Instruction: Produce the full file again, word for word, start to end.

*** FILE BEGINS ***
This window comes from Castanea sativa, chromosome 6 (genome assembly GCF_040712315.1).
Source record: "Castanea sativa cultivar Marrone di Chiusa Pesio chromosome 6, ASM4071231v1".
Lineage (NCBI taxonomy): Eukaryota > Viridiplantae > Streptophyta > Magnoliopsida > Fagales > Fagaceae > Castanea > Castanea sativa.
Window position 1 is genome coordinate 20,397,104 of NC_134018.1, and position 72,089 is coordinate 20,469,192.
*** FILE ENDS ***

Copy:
This window comes from Castanea sativa, chromosome 6 (genome assembly GCF_040712315.1).
Source record: "Castanea sativa cultivar Marrone di Chiusa Pesio chromosome 6, ASM4071231v1".
Lineage (NCBI taxonomy): Eukaryota > Viridiplantae > Streptophyta > Magnoliopsida > Fagales > Fagaceae > Castanea > Castanea sativa.
Window position 1 is genome coordinate 20,397,104 of NC_134018.1, and position 72,089 is coordinate 20,469,192.